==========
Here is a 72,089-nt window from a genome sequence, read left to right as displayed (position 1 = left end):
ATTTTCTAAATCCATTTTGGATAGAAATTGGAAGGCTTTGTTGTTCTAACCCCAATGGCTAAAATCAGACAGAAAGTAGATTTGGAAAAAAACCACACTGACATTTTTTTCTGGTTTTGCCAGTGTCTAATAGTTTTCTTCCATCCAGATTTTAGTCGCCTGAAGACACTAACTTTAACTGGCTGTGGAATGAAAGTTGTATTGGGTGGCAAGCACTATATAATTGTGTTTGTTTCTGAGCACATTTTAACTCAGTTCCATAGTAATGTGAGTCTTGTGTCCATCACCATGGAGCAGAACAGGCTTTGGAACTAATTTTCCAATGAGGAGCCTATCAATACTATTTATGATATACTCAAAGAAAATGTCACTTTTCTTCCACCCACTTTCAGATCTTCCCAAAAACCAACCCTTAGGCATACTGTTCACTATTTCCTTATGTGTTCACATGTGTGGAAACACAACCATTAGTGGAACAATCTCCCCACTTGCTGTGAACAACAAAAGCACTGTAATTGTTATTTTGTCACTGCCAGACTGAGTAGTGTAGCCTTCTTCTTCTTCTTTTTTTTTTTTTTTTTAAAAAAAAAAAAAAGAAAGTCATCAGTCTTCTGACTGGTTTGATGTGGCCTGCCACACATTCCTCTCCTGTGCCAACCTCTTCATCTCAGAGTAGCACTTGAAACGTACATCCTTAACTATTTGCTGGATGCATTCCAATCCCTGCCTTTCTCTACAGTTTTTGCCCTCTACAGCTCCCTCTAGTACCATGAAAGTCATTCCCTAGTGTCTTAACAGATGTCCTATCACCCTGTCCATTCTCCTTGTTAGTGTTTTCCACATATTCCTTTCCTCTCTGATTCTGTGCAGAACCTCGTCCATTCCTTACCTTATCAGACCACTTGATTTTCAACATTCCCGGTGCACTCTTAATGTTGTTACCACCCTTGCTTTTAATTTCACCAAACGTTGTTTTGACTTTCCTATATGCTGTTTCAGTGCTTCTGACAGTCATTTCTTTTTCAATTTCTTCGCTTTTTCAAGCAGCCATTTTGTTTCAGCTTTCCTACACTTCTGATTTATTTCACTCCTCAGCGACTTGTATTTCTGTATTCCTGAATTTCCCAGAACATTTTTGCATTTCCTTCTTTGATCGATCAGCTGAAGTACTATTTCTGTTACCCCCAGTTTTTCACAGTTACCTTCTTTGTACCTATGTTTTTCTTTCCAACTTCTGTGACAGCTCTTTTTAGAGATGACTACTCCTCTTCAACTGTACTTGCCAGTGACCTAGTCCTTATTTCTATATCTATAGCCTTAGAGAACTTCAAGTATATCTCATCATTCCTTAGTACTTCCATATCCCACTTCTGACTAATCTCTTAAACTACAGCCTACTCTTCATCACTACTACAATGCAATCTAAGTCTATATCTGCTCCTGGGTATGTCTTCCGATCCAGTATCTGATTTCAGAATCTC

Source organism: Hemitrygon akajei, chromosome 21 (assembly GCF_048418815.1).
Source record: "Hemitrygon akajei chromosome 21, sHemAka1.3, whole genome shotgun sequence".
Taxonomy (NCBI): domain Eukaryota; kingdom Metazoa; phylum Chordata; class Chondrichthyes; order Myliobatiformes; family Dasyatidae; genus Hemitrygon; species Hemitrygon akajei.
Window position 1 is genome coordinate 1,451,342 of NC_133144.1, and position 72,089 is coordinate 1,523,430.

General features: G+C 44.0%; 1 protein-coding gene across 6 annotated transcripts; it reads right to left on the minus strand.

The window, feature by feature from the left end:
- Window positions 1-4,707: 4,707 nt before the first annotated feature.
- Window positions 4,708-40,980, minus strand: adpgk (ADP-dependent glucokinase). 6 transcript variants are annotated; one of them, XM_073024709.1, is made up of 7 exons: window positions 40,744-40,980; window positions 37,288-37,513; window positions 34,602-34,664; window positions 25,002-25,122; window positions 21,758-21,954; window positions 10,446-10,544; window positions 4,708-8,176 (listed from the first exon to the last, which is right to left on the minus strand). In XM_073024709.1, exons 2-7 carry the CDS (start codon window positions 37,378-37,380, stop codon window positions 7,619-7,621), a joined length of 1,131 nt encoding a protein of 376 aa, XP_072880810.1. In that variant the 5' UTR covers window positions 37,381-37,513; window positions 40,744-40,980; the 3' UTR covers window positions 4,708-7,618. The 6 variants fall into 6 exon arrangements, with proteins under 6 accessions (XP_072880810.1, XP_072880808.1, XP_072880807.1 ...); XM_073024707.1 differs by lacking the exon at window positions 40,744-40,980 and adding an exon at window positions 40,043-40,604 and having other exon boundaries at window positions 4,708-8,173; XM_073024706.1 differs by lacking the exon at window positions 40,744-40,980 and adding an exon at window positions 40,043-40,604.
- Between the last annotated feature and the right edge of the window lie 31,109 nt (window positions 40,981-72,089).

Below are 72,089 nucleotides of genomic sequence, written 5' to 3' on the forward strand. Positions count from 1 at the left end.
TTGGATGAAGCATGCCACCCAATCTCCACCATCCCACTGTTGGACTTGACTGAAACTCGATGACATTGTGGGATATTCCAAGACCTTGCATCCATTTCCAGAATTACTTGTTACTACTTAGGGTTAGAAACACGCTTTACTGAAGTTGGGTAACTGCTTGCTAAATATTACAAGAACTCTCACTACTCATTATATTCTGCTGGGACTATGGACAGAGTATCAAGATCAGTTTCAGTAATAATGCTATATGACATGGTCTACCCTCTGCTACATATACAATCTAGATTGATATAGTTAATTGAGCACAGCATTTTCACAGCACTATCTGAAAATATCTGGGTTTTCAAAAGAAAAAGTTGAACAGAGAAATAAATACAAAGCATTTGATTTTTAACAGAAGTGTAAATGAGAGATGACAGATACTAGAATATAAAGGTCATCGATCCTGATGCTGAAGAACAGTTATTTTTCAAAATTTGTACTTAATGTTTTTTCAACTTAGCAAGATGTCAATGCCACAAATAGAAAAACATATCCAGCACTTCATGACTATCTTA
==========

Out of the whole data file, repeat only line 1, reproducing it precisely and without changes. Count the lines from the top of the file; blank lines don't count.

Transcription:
Here is a 72,089-nt window from a genome sequence, read left to right as displayed (position 1 = left end):